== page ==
Energy department faces legal ordeal on nuclear energy deal

By Carol Paton

This article appeared in BDLive

THE curious developments on government’s nuclear energy procurement programme last month have sunk the Department of Energy deeper into a legal mess.

Already, an attempt to challenge the legality and constitutionality of the process has been lodged: Earthlife and the Southern African Faith Communities Environmental Initiative (Safcei) filed papers to oppose it in October.

Now, the muddled events that unfolded last month are likely to make matters worse, making an already controversial process even more contested.

It all began in the last Cabinet meeting of the year on December 7, when it took a decision to issue a request for proposals (RFP) to build 9,600MW of nuclear power-generation.

As important as it is, this decision was not communicated in the normal post-Cabinet media statement by Minister in the Presidency Jeff Radebe.

Official confirmation took place only on December 21 in a government gazette. Like the absence of an official announcement, the gazette, too, was strange. Apart from the fact that it was issued on December 21, when the holiday season was under way, the gazette made use of a two-year-old signature by previous minister Ben Martins to establish its legal basis.

In order to call for proposals for new generation, the minister of energy must first make an official determination in terms of the Electricity Regulation Act of 2006. To do so, she must obtain the concurrence of the National Energy Regulator of SA (Nersa). This, it seems, was done two years ago by Mr Martins and the paperwork then lay in a file in the Department of Energy for the next two years.

Last month, the old document was retrieved and slapped into the government gazette.

There are several reasons why the Department of Energy decided to use an old document to make the determination rather than getting a fresh one from serving Energy Minister Tina Joemat-Pettersson. None of them, though, will make the nuclear deal any smoother.

Trying to explain this, director-general Thabane Zuma was hauled back from leave to issue a media statement on December 26, saying that while the determination had been processed back in 2013 by Mr Martins, it was being kept on ice until the Cabinet decision to issue the RFP. Now that this had happened, Ms Joemat-Pettersson had given the go-ahead for it to be gazetted, he said.

This explanation makes little sense.

A determination for new power generation must always precede a call for proposals and has always done so in the past. There was no need to delay it until the RFP was imminent.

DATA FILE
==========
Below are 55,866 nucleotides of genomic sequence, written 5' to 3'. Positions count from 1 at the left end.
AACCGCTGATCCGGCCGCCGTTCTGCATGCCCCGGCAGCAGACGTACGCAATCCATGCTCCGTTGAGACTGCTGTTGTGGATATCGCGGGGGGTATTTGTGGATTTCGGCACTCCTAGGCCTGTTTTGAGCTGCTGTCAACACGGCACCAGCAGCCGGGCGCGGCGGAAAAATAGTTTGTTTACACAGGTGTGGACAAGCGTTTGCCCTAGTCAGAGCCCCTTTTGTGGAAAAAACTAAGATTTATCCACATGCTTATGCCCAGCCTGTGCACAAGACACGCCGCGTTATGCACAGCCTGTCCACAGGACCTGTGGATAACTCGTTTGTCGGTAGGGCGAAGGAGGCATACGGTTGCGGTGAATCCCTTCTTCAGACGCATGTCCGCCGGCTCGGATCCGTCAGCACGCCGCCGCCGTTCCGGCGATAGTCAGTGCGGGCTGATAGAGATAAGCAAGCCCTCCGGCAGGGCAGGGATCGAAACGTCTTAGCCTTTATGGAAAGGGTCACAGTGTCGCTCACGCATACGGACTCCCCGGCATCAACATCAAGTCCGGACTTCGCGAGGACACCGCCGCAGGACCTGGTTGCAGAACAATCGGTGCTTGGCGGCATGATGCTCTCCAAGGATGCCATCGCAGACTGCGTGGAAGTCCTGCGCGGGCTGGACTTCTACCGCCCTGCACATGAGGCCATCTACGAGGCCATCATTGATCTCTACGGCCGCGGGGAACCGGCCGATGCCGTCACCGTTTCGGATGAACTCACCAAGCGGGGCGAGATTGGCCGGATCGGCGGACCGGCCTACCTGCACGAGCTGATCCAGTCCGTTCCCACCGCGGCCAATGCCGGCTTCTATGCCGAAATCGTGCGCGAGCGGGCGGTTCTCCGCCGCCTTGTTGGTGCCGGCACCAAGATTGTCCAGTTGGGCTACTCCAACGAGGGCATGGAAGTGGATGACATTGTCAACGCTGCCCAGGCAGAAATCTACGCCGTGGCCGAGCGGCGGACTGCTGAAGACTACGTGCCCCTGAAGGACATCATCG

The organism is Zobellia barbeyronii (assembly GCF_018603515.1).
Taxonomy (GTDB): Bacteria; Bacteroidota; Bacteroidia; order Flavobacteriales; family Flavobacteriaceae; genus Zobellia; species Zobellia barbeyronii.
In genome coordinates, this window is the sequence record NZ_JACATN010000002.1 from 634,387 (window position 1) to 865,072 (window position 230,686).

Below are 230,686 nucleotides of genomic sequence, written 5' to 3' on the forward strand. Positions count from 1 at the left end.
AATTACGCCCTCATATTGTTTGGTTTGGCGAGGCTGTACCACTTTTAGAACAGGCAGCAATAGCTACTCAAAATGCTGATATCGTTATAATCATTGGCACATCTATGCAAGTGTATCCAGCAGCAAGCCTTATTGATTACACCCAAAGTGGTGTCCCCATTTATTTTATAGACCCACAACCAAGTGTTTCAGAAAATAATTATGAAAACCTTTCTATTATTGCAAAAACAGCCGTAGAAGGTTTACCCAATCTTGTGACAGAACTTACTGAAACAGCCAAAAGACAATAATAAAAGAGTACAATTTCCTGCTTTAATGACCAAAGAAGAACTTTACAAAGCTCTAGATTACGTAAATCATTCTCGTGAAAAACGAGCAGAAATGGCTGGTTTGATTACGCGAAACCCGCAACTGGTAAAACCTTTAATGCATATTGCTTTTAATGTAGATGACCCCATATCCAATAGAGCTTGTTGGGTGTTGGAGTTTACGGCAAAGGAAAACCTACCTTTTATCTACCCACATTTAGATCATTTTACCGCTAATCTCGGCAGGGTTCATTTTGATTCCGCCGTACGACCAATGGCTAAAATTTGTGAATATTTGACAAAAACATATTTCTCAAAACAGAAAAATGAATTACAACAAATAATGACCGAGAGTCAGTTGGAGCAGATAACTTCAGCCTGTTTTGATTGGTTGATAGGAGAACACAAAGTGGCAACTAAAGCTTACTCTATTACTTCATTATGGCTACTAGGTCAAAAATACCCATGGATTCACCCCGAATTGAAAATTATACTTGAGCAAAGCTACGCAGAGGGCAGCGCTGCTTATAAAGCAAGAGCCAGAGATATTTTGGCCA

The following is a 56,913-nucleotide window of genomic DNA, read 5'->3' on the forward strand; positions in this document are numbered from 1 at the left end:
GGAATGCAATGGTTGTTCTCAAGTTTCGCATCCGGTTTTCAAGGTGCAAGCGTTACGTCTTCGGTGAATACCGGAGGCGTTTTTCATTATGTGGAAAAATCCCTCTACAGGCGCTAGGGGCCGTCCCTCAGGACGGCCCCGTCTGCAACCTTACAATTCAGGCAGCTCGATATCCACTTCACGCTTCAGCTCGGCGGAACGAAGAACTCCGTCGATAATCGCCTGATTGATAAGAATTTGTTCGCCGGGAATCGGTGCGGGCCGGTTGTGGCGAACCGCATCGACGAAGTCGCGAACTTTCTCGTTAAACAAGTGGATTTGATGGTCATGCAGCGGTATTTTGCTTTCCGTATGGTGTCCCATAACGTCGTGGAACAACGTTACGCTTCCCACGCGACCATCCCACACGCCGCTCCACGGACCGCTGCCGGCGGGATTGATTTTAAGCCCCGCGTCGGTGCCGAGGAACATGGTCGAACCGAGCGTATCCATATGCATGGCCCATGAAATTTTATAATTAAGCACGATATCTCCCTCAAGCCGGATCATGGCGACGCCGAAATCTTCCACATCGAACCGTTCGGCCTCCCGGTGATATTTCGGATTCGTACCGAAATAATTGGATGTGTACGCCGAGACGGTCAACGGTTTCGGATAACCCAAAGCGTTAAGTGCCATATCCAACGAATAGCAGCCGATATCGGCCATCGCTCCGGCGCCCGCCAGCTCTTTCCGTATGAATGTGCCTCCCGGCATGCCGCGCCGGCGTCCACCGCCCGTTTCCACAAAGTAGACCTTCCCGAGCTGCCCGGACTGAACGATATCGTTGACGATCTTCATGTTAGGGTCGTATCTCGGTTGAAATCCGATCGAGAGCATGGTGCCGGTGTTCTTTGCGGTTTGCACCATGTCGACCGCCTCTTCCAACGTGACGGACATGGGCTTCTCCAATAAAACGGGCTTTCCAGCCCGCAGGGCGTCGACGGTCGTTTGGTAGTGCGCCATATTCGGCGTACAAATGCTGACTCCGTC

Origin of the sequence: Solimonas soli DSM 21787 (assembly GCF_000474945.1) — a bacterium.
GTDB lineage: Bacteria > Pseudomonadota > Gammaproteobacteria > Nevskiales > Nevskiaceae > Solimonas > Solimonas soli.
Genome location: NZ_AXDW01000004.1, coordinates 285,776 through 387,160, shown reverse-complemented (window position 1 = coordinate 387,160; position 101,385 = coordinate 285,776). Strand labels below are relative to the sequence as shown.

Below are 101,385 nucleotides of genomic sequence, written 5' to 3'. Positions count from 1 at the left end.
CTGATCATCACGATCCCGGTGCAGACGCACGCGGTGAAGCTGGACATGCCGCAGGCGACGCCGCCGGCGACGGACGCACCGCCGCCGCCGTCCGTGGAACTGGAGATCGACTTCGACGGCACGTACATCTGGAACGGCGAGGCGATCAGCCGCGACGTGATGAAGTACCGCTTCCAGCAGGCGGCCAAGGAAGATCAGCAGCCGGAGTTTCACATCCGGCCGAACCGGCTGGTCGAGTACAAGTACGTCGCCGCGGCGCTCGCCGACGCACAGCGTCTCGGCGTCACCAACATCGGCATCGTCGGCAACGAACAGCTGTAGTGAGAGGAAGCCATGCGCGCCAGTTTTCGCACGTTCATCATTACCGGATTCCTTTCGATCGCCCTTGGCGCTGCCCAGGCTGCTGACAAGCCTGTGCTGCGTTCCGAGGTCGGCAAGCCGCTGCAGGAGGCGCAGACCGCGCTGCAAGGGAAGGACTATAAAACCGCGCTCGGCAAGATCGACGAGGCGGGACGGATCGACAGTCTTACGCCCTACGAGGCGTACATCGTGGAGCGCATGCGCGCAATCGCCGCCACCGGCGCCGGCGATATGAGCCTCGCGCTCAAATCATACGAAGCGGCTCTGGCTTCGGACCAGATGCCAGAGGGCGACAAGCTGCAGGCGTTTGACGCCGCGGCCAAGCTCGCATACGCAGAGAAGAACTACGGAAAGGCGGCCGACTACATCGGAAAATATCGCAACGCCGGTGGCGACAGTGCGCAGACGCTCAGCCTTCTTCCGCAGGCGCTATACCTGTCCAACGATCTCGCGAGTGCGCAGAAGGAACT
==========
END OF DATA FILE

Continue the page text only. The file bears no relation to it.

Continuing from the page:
One of the grounds on which Safcei and Earthlife are challenging the nuclear procurement is that the government had begun a process to procure nuclear energy by signing agreements with various foreign governments, but had not yet made a determination under the Electricity Regulation Act.

By October, when the papers were lodged, this had not yet been done.

There are other potential problems with the process that have been made worse by the December gazette. If Ms Joemat-Pettersson had made a determination for nuclear energy herself, instead of using that from Mr Martins, she would have had to go back to Nersa to get concurrence. Nersa’s concurrence is in turn based on certain key energy planning documents being in place, in particular the Integrated Resource Plan (IRP).

However, SA’s IRP is out of date. It was last adopted by Cabinet in 2010 and should be revised every two years. But because a later IRP, drawn up in 2013, has never been adopted by Cabinet, SA’s energy planning is behind schedule. The 2013 version of the IRP is a lot less enthusiastic about nuclear energy and, among other things, sets a firm price ceiling on its procurement.

The use of the old gazette may, therefore, have been viewed as a way out of these procedural difficulties. But these are points over which high-paid men and women argue in front of judges and a few more legs have been added to the possible argument.

Also key to the legal arguments will be the difference of opinion over whether public consultation to build nuclear power stations has taken place. The department says that it has as it consulted widely over the IRP 2010 and has also engaged in environmental impact assessments. Safcei and Earthlife disagree that this amounts to meaningful consultation.

It is also worth noting that an RFP is only the beginning of the shopping process and does not mean that a decision to build plants has been taken. Reaching a decision on whether nuclear energy is affordable, particularly on the scale that SA has in mind, is a bigger and more difficult decision that the Cabinet will still have to take.

Getting there, though, will mean first navigating the procedural legal hurdles along the way.

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